Economists cut Singapore 2016 growth forecast to 1.9% from 2.2%: MAS survey

The skyline of Singapore's Central Business District area shot from Marina Bay Sands.
The skyline of Singapore's Central Business District area shot from Marina Bay Sands.PHOTO: ST FILE

SINGAPORE - Singapore's growth prospects for this year have dimmed, according to a new survey of private sector economists released on Wednesday (March 16).

Economists now expect the economy to expand at a modest pace of 1.9 per cent this year, down from an earlier forecast of 2.2 per cent in the December edition of the quarterly survey conducted by the Monetary Authority of Singapore (MAS).

The latest March poll, sent out on Feb 24, reflects the views received from 24 economists who closely monitor the Singapore economy.


SOURCE: MAS SURVEY OF PROFESSIONAL FORECASTERS, MARCH 2016

Government forecasts tip growth to come in between 1 per cent and 3 per cent this year.

For the current first quarter ending March 31, economists surveyed expect 1.6 per cent growth.


SOURCE: MAS SURVEY OF PROFESSIONAL FORECASTERS, MARCH 2016


SOURCE: MAS SURVEY OF PROFESSIONAL FORECASTERS, MARCH 2016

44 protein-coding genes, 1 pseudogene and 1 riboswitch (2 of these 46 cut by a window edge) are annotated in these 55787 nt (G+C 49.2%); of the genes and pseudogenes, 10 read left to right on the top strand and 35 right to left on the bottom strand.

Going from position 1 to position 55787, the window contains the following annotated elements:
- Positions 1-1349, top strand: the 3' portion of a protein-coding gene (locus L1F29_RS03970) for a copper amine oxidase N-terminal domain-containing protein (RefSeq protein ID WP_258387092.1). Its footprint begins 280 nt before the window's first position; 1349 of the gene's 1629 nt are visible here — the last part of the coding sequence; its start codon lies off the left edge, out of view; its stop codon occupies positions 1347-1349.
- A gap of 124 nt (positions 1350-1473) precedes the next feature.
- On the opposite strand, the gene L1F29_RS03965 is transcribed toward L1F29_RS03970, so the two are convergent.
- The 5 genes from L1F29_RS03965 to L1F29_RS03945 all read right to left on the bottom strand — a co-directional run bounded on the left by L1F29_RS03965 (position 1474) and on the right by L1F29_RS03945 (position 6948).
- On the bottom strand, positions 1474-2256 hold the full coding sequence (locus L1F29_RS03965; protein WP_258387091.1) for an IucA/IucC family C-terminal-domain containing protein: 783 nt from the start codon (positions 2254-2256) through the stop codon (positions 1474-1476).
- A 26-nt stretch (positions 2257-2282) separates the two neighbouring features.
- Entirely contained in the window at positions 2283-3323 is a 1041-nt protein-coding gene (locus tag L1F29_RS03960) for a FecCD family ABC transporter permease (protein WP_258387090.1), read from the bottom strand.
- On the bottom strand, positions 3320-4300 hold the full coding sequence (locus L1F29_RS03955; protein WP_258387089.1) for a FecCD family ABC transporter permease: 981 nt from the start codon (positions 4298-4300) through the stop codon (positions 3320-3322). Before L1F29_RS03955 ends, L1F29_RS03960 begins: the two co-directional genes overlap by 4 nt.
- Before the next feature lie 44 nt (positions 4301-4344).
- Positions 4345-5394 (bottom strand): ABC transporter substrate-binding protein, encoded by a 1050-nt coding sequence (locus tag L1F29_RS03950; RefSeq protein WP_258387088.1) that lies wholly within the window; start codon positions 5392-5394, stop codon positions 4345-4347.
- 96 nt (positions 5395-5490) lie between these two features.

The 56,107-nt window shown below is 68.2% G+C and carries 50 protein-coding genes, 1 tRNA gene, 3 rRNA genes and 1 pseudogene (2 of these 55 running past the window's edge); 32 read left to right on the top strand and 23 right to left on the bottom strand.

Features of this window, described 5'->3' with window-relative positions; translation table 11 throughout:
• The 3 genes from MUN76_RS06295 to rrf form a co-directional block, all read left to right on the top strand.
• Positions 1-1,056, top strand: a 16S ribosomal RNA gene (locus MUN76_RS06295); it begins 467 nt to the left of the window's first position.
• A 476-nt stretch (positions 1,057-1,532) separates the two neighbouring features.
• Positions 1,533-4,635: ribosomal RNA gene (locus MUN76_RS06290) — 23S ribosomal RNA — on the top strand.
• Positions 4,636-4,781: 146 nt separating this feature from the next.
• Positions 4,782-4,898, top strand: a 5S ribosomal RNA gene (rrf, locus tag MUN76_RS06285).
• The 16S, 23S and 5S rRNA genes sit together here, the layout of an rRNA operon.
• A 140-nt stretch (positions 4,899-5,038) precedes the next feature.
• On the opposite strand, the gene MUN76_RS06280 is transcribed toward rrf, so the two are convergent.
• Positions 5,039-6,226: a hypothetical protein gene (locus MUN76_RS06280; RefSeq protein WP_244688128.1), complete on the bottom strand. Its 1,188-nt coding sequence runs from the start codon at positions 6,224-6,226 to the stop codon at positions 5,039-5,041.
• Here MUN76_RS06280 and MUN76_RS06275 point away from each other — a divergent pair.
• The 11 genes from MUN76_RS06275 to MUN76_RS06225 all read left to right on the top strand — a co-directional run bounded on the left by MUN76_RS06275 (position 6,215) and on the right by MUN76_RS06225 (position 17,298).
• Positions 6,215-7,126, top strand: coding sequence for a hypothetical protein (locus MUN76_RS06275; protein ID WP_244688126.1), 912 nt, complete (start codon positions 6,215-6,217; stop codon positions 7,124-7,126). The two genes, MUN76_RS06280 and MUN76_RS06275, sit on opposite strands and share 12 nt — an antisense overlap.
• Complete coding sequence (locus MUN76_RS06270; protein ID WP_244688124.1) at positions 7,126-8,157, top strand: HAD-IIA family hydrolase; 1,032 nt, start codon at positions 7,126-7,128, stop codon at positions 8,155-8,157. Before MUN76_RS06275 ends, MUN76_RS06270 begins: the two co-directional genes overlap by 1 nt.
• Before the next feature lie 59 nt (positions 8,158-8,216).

Survey respondents expect inflation for this year to come in at negative 0.2 per cent, down from an estimate of a 0.5 per cent rise in the previous survey.

Those surveyed also expect MAS core inflation - seen as a better gauge of out-of-pocket expenses for households - to come in at 0.8 per cent, down from the 1 per cent projected in the previous survey.


SOURCE: MAS SURVEY OF PROFESSIONAL FORECASTERS, MARCH 2016

This comes as global energy prices experienced a further rout at the start of the year amid ongoing uncertainty over global economic outlook.

The jury is still out on China's mid-term growth prospects, even as other traditional global growth drivers like the United States continue eking out a slow recovery.

Economists in the latest MAS survey expect Singapore's economy to grow a stronger 2.5 per cent next year.


SOURCE: MAS SURVEY OF PROFESSIONAL FORECASTERS, MARCH 2016


Correction note: An earlier version of this article stated government forecasts tip growth to come in between 2 per cent and 4 per cent this year. This is incorrect, the values should be 1 per cent and 3 per cent instead.